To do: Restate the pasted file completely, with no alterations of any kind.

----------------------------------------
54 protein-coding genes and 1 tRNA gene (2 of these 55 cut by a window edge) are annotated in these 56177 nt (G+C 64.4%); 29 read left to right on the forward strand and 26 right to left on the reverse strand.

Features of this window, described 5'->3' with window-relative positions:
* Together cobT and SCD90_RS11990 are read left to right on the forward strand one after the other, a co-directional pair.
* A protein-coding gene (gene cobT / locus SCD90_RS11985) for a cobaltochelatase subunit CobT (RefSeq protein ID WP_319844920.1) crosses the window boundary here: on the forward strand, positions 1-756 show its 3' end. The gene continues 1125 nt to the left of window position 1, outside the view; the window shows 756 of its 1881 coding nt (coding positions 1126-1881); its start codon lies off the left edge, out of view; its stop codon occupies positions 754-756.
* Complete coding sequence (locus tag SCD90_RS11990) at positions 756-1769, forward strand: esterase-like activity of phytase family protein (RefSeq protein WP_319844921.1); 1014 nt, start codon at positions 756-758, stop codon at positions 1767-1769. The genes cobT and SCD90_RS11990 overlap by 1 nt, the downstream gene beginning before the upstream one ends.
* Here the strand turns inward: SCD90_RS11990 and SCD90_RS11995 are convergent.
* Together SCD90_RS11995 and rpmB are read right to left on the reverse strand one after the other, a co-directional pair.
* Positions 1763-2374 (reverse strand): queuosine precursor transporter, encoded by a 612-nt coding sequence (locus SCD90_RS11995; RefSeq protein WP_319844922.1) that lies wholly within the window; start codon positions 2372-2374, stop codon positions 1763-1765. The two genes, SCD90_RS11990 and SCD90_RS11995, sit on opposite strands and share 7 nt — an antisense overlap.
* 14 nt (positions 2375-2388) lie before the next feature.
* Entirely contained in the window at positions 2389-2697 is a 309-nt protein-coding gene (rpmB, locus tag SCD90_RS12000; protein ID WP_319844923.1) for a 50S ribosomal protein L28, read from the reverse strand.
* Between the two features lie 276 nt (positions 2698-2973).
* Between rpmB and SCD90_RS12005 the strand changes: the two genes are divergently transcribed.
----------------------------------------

54 protein-coding genes and 1 tRNA gene (2 of these 55 cut by a window edge) are annotated in these 56177 nt (G+C 64.4%); 29 read left to right on the forward strand and 26 right to left on the reverse strand.

Features of this window, described 5'->3' with window-relative positions:
* Together cobT and SCD90_RS11990 are read left to right on the forward strand one after the other, a co-directional pair.
* A protein-coding gene (gene cobT / locus SCD90_RS11985) for a cobaltochelatase subunit CobT (RefSeq protein ID WP_319844920.1) crosses the window boundary here: on the forward strand, positions 1-756 show its 3' end. The gene continues 1125 nt to the left of window position 1, outside the view; the window shows 756 of its 1881 coding nt (coding positions 1126-1881); its start codon lies off the left edge, out of view; its stop codon occupies positions 754-756.
* Complete coding sequence (locus tag SCD90_RS11990) at positions 756-1769, forward strand: esterase-like activity of phytase family protein (RefSeq protein WP_319844921.1); 1014 nt, start codon at positions 756-758, stop codon at positions 1767-1769. The genes cobT and SCD90_RS11990 overlap by 1 nt, the downstream gene beginning before the upstream one ends.
* Here the strand turns inward: SCD90_RS11990 and SCD90_RS11995 are convergent.
* Together SCD90_RS11995 and rpmB are read right to left on the reverse strand one after the other, a co-directional pair.
* Positions 1763-2374 (reverse strand): queuosine precursor transporter, encoded by a 612-nt coding sequence (locus SCD90_RS11995; RefSeq protein WP_319844922.1) that lies wholly within the window; start codon positions 2372-2374, stop codon positions 1763-1765. The two genes, SCD90_RS11990 and SCD90_RS11995, sit on opposite strands and share 7 nt — an antisense overlap.
* 14 nt (positions 2375-2388) lie before the next feature.
* Entirely contained in the window at positions 2389-2697 is a 309-nt protein-coding gene (rpmB, locus tag SCD90_RS12000; protein ID WP_319844923.1) for a 50S ribosomal protein L28, read from the reverse strand.
* Between the two features lie 276 nt (positions 2698-2973).
* Between rpmB and SCD90_RS12005 the strand changes: the two genes are divergently transcribed.